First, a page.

It starts with soup (usually with bread & such) around noon, then mikiaq (fermented meat, blubber, blood & so forth) around 3 PM.  It’s very tasty when made right, and no odder than moldy lumps of curdled milk with veins of mold running through it, AKA a nice ripe Stilton.  Around 6PM there is quaq (frozen whale meat) and frozen muktuk (whale skin with some blubber attached, which is both delicious and incredibly warming on a cold day).  There is almost always a sort of dried fruit stew, apples & oranges, and if the captains and/or their wives have been able to arrange it, often special treats like frozen fish or akutaq (AKA Eskimo ice cream).

I was a bit late because I got caught up in another issue, so I missed the first course, the goose soup.  I did get there in time for mikiaq, and got 2 rounds.  The first I had some of right there with the folks I was sitting with, and it was very tasty indeed.  Unfortunately, I forgot my camera & had to use my phone, so the pictures aren’t the best.

Tails and flippers set out at nalukataq for visitors to help themselves. Flags of some of the whaling captains who are hosting this nalukataq fly above the windbreak in the background.

The blanket is at the left, with kids on it between servings. Adults don’t go on it until the evening.

One thing I love about Nalukataqs is that there are always some little kids in pretty parkas playing in the sand & gravel between servings.  They just get into their own little worlds there amid all the people.

Little girl playing in the sand.

Girl playing in the gravel next to the blanket, which is on the ground at the moment.

With five crews hosting (and therefore 5 whales to share), there was a mountain of meat and muktuk.  Crews bring it from the ice cellars just before it is served.  Most of them brought in trucks, and one crew actually got a front end loader and stacked the boxes of whale in the bucket to bring them over.

Meat and muktuk being brought from the ice cellars.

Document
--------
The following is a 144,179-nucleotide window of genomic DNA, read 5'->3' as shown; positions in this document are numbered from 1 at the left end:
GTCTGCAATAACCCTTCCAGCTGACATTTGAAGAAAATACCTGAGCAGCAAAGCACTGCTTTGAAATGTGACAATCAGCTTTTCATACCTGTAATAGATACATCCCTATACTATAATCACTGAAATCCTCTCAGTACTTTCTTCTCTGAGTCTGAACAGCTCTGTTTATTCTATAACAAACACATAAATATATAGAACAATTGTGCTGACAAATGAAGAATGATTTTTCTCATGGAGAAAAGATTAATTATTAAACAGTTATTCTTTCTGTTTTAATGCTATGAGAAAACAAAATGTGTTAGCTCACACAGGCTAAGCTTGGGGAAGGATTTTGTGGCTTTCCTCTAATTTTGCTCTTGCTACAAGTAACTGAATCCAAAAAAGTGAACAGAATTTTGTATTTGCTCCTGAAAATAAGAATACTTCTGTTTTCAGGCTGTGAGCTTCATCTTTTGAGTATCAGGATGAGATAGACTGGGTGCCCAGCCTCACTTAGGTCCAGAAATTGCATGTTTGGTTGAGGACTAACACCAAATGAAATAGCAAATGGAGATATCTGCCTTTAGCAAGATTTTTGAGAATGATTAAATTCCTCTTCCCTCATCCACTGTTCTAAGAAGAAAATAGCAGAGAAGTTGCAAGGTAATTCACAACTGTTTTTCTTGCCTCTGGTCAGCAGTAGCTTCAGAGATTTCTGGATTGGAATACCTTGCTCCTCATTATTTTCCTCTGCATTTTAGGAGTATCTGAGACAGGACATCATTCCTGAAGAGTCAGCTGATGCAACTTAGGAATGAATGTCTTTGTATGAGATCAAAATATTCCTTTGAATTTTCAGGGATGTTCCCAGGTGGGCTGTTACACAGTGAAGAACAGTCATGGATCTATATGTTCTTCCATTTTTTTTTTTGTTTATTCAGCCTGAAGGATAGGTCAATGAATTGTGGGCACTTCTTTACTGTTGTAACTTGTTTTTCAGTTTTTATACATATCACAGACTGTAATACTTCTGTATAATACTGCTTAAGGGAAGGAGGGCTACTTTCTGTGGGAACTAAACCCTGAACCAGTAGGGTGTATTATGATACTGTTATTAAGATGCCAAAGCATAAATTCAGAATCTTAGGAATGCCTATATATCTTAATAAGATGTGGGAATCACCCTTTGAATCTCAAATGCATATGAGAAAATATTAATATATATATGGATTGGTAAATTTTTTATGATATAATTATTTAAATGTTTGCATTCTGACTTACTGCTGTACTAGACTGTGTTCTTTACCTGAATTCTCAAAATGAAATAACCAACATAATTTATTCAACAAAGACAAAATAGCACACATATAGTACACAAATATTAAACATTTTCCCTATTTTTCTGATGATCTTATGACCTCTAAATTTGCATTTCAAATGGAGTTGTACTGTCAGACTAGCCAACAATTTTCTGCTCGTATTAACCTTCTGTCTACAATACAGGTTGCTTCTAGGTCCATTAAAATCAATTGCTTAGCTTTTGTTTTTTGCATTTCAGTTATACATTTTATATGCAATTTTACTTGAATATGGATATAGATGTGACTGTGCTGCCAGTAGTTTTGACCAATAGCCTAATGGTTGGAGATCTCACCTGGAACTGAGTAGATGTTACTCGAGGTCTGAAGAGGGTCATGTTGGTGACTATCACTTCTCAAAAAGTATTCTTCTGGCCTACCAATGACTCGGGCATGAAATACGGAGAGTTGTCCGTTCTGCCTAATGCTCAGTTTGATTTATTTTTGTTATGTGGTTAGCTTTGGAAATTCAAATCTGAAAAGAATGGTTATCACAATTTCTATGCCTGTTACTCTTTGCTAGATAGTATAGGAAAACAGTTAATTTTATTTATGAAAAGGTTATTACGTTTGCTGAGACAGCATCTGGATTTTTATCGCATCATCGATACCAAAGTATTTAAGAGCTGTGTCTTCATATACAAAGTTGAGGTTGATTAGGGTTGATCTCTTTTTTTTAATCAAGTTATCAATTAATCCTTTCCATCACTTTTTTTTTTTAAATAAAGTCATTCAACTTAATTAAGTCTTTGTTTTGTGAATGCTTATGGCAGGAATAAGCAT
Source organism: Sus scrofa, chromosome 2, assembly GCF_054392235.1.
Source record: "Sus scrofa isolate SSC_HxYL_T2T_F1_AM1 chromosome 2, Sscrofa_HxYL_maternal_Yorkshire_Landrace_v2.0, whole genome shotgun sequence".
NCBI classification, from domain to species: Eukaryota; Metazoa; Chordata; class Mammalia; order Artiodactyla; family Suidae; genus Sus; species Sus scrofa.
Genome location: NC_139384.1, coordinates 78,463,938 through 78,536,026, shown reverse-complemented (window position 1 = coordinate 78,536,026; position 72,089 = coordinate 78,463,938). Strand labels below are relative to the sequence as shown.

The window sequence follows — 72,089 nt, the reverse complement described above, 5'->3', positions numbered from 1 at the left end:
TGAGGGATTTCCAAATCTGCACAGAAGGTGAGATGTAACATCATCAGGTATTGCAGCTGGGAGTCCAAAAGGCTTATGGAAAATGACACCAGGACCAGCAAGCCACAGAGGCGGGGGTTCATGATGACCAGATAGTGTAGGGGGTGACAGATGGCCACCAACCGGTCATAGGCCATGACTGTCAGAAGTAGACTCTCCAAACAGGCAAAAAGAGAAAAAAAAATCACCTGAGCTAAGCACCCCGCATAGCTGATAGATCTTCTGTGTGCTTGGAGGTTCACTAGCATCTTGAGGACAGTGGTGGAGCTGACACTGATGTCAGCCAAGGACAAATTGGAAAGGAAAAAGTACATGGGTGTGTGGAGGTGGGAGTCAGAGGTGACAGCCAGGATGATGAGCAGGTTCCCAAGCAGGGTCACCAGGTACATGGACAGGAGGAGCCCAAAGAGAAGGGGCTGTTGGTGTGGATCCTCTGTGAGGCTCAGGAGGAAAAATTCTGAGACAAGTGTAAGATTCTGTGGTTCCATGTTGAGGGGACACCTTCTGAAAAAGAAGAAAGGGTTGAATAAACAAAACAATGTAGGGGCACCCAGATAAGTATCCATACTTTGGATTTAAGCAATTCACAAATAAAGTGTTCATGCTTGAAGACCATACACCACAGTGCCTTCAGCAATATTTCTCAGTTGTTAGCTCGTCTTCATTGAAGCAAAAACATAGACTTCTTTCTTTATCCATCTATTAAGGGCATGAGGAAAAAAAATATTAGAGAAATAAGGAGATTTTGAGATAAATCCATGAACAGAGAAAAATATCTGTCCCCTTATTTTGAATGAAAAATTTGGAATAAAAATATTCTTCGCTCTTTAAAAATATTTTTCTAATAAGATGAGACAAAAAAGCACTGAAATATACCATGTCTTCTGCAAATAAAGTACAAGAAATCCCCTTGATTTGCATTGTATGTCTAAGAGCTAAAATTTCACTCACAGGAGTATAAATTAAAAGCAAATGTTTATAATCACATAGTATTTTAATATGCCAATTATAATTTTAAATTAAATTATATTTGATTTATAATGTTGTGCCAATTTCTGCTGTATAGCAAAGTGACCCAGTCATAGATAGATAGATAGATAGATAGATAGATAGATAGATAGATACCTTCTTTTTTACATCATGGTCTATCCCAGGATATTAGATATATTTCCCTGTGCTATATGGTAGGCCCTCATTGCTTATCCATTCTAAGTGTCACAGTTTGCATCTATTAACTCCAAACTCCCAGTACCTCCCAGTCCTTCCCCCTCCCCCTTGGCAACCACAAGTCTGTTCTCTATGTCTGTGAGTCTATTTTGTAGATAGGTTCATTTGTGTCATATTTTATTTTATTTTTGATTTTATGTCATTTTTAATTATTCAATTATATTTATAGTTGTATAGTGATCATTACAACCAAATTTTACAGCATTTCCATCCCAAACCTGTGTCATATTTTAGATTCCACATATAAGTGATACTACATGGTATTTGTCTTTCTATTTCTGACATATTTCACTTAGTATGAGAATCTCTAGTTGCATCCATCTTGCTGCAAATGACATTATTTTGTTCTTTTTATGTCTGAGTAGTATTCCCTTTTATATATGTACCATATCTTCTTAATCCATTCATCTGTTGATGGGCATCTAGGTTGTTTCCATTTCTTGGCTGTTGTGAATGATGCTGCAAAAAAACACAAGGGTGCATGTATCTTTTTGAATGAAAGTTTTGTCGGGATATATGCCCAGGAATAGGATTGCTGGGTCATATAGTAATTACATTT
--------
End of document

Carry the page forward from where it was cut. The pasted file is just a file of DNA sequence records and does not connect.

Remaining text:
Then it was shared with everyone…  There were people from other villages, at least as far away as the Kotzebue region, and people who live in Anchorage and Fairbanks, and they will take their whale home and share it even farther.

That isn’t all of the whale.  Similar amounts will be shared by these captains at the Thanksgiving and Christmas feasts, they will share on special occasions.  Of course, crew members and those who helped tow and butcher the whale already got shares when the whale was taken, and they will be sharing that throughout the year too.

Going to Nalukataq may not sound like archaeology, but whaling has been the organizing focus of this culture since before most of the sites I work on were formed.  I really don’t see how one can expect to interpret these sites without a pretty good understanding of what whaling actually entails.

A Day of Archaeology from the City of Brotherly Love (And Beyond)

It’s been a typically diverse summer day for me. One of my ongoing projects deals with understanding the initial adoption of pottery technology by the Indian peoples of the Delaware Valley (between roughly 1600 BC and 1000 BC) and subsequent trends in the manufacture and use of pots. Today I reviewed a number of recently published articles on the subject and made arrangements to see collections of pottery from archaeological sites in New Jersey (Gloucester County) and Pennsylvania (Philadelphia). I also continued my review and organization of data from an ongoing excavation project I direct, along with graduate student Jeremy Koch, in the Lehigh River Gorge of Pennsylvania. This location is a fantastic layer cake of deposits left by Indian groups beginning around 11,300 years ago and ending in colonial times. The site was brought to our attention by amateur archaeologist, Del Beck, who was concerned about the site being looted. Del remains an important member of our research team along with my old friend and amateur archaeologist, Tommy Davies, and colleagues from the State Museum of Pennsylvania, Clarion and Baylor universities. We are currently into our 5th year of investigations at the site and are collecting evidence of native cultures that is rarely seen in buried and undisturbed contexts in Pennsylvania. I’m looking forward to my next trip to the site later this week.